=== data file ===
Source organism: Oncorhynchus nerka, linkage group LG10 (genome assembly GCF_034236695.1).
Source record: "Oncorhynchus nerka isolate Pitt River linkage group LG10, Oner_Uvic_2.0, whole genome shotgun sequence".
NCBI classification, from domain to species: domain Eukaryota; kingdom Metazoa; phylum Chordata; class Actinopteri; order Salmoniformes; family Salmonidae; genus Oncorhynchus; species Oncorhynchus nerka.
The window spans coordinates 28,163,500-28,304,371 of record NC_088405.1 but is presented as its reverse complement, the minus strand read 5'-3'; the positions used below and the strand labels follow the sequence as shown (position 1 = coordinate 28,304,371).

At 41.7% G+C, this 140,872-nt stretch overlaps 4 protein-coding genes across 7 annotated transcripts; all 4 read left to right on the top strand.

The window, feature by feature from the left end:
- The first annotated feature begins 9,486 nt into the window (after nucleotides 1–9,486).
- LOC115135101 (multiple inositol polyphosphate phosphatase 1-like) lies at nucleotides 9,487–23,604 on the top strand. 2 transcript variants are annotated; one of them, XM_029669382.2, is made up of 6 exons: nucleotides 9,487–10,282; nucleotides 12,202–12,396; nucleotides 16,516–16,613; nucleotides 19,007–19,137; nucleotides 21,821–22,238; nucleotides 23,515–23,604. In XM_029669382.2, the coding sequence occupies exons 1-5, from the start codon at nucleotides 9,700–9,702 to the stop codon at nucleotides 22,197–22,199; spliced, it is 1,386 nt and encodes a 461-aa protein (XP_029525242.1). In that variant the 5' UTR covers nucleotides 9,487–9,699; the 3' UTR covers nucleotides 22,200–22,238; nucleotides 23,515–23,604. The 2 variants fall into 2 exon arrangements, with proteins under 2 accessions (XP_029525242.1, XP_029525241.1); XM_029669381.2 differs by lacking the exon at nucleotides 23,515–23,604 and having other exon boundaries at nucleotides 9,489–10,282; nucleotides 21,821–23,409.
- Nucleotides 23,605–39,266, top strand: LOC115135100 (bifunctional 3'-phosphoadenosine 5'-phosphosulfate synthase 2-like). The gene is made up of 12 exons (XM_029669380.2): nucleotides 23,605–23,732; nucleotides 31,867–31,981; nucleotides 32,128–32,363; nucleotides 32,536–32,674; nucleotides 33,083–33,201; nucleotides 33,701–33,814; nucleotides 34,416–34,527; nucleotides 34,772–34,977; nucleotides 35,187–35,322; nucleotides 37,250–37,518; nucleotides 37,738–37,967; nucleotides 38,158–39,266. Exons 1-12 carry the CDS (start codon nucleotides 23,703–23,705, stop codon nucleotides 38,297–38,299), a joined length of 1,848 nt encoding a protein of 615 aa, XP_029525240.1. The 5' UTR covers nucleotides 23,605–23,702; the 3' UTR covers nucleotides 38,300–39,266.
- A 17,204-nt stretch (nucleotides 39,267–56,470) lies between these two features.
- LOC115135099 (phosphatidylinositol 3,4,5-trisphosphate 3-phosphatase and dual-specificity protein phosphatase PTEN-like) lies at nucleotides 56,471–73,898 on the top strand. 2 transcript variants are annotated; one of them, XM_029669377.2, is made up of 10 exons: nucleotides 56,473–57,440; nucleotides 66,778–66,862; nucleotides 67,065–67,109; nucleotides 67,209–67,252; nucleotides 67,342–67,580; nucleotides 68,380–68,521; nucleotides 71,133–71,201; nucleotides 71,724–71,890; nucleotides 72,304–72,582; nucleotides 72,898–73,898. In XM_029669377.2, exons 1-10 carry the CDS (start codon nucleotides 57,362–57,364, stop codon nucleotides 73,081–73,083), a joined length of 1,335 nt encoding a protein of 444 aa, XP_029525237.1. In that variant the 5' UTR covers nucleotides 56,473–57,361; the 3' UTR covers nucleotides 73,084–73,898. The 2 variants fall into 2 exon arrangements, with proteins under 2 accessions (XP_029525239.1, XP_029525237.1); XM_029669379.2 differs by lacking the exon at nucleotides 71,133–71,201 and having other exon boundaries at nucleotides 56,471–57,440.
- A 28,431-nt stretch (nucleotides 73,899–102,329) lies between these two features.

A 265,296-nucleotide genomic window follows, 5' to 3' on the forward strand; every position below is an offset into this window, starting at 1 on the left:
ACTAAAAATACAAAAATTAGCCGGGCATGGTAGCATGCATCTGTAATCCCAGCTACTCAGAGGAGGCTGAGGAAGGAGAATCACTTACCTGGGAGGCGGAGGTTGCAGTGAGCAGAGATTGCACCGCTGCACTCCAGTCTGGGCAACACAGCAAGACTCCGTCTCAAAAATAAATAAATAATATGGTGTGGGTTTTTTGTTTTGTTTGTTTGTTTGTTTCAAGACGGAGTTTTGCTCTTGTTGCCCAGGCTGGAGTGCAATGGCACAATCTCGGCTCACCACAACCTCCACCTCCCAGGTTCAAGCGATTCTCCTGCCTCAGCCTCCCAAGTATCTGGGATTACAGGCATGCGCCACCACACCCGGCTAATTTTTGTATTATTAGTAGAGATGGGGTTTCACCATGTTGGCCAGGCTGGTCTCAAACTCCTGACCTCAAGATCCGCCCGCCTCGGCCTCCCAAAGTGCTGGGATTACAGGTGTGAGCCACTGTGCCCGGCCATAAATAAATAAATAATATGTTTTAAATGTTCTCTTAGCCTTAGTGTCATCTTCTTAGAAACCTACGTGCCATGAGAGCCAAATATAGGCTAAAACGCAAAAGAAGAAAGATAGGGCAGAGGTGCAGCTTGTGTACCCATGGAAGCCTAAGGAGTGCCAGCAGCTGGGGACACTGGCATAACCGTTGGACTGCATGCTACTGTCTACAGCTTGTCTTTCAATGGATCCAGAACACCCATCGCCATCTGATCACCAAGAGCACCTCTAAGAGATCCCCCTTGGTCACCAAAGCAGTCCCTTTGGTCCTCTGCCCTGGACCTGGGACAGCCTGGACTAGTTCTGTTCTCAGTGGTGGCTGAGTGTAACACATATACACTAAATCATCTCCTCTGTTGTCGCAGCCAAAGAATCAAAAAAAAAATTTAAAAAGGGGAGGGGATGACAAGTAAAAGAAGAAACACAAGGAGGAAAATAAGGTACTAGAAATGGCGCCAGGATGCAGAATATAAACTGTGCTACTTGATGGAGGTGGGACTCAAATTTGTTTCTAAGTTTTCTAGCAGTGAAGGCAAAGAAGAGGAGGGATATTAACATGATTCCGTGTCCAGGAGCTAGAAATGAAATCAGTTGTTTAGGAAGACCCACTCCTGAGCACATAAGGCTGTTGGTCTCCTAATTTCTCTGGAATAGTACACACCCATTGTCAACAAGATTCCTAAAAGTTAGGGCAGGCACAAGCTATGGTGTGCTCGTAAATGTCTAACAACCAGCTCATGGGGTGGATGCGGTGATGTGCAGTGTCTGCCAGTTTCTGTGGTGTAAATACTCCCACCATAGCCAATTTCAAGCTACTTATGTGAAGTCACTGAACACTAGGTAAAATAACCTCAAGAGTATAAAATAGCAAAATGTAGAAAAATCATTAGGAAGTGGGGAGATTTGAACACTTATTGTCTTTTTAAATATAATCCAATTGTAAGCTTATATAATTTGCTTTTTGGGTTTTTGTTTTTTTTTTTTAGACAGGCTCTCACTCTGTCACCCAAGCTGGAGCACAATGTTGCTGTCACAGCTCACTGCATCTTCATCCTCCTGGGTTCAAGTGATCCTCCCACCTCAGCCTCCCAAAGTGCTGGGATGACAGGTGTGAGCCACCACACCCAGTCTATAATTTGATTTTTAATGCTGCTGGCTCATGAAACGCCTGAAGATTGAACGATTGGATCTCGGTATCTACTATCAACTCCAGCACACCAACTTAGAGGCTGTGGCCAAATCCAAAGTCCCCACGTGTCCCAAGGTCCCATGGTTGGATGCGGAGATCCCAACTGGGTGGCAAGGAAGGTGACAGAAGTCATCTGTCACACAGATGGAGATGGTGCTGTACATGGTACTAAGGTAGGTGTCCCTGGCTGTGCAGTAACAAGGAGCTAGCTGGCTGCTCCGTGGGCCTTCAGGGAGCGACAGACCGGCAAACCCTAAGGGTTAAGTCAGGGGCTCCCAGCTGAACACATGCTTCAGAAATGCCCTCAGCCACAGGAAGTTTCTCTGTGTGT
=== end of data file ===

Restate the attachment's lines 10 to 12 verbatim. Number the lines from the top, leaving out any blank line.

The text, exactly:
- A 17,204-nt stretch (nucleotides 39,267–56,470) lies between these two features.
- LOC115135099 (phosphatidylinositol 3,4,5-trisphosphate 3-phosphatase and dual-specificity protein phosphatase PTEN-like) lies at nucleotides 56,471–73,898 on the top strand. 2 transcript variants are annotated; one of them, XM_029669377.2, is made up of 10 exons: nucleotides 56,473–57,440; nucleotides 66,778–66,862; nucleotides 67,065–67,109; nucleotides 67,209–67,252; nucleotides 67,342–67,580; nucleotides 68,380–68,521; nucleotides 71,133–71,201; nucleotides 71,724–71,890; nucleotides 72,304–72,582; nucleotides 72,898–73,898. In XM_029669377.2, exons 1-10 carry the CDS (start codon nucleotides 57,362–57,364, stop codon nucleotides 73,081–73,083), a joined length of 1,335 nt encoding a protein of 444 aa, XP_029525237.1. In that variant the 5' UTR covers nucleotides 56,473–57,361; the 3' UTR covers nucleotides 73,084–73,898. The 2 variants fall into 2 exon arrangements, with proteins under 2 accessions (XP_029525239.1, XP_029525237.1); XM_029669379.2 differs by lacking the exon at nucleotides 71,133–71,201 and having other exon boundaries at nucleotides 56,471–57,440.
- A 28,431-nt stretch (nucleotides 73,899–102,329) lies between these two features.